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SLB1: Use of Russian

Russian is a highly inflected language, and grammatical accuracy is essential both to understanding and to communication. Every area of grammar has therefore to be mastered. You will be building upon your prior knowledge of the language, acquired in your A-Level (or equivalent) course or in the Cambridge ab initio course. You will consolidate and develop your reading and writing skills. You will be trained to use correctly all principal elements of Russian grammar and syntax, and thus acquire a sound knowledge of modern standard Russian. This Paper is designed to provide a comprehensive training system, covering grammar rules, exceptions and subtleties, syntax, idioms and set phrases, equivalents and non-equivalents in English and Russian, register, style, formulation of ideas, and argument. 

Aims and objectives: 

This Paper aims to enable you to:

  • read and understand advanced-level Russian texts on topics of general nature without a dictionary;
  • engage closely with the content of the text and master the skill of nuanced understanding of reading materials;
  • write in Russian with a high level of grammatical accuracy;
  • manipulate both simple and complex structures, including ones without an exact equivalent in English;
  • construct and develop a convincing argument in Russian;
  • form an awareness of style and register in Russian.
Course materials: 

Most course materials are created specifically for this class, and they will be available online or as handouts. They are designed to foster your competence in the use of aspects of the Russian language which are absolutely necessary for an effective communication. Your homework, and the work in class are intended to expand your vocabulary, but there is a strong emphasis on grammatical accuracy as well. 

The following books are recommended for use in preparing your homework and independent study:

Essential reference books:

  • Terence Wade, A Comprehensive Russian Grammar (Blackwell)
  • С.И.Ожегов, Словарь русского языка (Russian-Russian dictionary)

Additional Useful Textbooks and Reference Works (the first three books are highly recommended):

  • Gary Browning et al., Leveraging Your Russian With Roots, Prefixes, and Suffixes (Slavica Publishers, 2001). You may order this book directly from the publisher, 
  • Andrews E., Русские глагольные приставки. Практикум. Продвинутый уровень.Russian verb prefixes. Practical course. Advanced level. It can be purchased online from Ruslania,
  • Patricia Anne Davis et al., Making Progress in Russian: A Second Year Course. (John Wiley and Sons, 1997). This title is particularly recommended as a summer review text for students who lack confidence in their command of foundational grammar and vocabulary.
  • Derek Offord, Modern Russian (Bristol Classical Press)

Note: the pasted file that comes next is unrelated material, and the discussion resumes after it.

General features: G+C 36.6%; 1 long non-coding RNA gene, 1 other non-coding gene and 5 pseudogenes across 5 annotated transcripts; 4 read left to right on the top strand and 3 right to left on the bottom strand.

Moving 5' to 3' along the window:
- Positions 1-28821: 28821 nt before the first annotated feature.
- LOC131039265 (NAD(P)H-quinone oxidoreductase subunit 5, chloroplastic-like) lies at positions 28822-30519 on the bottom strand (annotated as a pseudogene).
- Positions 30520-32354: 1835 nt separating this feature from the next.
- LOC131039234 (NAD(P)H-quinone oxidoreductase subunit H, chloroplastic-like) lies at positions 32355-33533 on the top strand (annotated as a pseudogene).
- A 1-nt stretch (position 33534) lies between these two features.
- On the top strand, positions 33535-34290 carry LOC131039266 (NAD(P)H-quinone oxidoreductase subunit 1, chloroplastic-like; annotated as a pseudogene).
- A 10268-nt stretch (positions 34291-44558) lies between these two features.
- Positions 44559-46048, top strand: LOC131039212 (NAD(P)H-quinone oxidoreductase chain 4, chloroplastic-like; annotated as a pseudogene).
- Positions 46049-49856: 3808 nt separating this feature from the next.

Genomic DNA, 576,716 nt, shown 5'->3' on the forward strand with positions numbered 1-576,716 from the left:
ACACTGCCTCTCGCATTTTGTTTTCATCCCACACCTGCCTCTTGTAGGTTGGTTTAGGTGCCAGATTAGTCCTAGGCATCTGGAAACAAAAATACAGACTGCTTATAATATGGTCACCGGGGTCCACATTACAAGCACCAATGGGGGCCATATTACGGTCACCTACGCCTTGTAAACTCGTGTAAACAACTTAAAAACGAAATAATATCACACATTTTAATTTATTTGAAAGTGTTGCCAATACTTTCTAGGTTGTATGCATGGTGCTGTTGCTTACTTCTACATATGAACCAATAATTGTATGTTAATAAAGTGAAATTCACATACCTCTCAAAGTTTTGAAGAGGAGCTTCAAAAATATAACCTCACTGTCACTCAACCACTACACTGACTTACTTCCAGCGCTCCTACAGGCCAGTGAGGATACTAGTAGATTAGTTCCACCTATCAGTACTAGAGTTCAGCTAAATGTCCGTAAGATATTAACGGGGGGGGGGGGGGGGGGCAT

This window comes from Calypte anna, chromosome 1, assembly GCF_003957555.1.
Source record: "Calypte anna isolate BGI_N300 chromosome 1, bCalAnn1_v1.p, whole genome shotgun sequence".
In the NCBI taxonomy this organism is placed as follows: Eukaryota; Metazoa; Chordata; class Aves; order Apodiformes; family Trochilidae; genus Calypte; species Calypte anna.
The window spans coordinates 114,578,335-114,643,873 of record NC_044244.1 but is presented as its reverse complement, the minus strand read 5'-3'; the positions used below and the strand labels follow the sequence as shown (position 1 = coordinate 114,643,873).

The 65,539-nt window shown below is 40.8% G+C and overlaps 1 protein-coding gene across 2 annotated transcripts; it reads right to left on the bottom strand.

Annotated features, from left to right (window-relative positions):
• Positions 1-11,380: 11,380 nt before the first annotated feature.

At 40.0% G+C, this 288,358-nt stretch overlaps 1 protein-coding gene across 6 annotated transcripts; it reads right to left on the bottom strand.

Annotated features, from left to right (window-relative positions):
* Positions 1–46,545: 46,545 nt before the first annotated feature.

• Terence Wade, A Russian Grammar Workbook (Blackwell)
  • The Oxford Russian Dictionary (Russian-English, English-Russian) (revised edition, OUP) (available in one volume)
  • A.I. Smirnitskii, Russian-English online dictionary:
Teaching and learning: 

This paper is taught in a weekly class and you will be allocated to one of the groups on the basis of your results in the Diagnostic Test, which you will take online prior to the start of the academic year.

Your coursework will be based on three types of exercises:

  • critical analysis of text and response to it in a the form of an essay
  • translation of sentences designed to practice your command of advanced grammatical structures
  • reading a text, answering questions about its content, and paraphrasing with the aim of improving your comprehension and your ability to manipulate vocabulary and grammar when writing in Russian

Each week, you will be set homework. Your homework for the first class in the Michaelmas Term will be given at the meeting on Tuesday before teaching starts. In addition, based on the results of the Diagnostic Test some students might be recommended to attend a weekly supervision on Russian Grammar.

For the SLB1 Moodle site, please see here.


This paper is assessed at the end of the academic year, in a three-hour examination which is designed to test your reading comprehension skills, vocabulary, grasp of the various points of morphology and syntax that you studied in Use of Russian classes [and Grammar Lectures] during the year, and your  ability to present an in-depth textual analysis and construct a cogent argument in Russian.

The exam consists of written exercises divided into three sections:

Section A (30%): a text of about 350 words, on which you will be required to give an argued response to one of three questions;

Section B (25%): a selection of sentences to test your command of vocabulary and advanced grammatical structures;

Section C (45%): questions about the content of a text of about 500 words in length, and an exercise in paraphrase to test your comprehension and flexibility of expression.  

Course Contacts: 
Dr Elena Filimonova

Keep in touch


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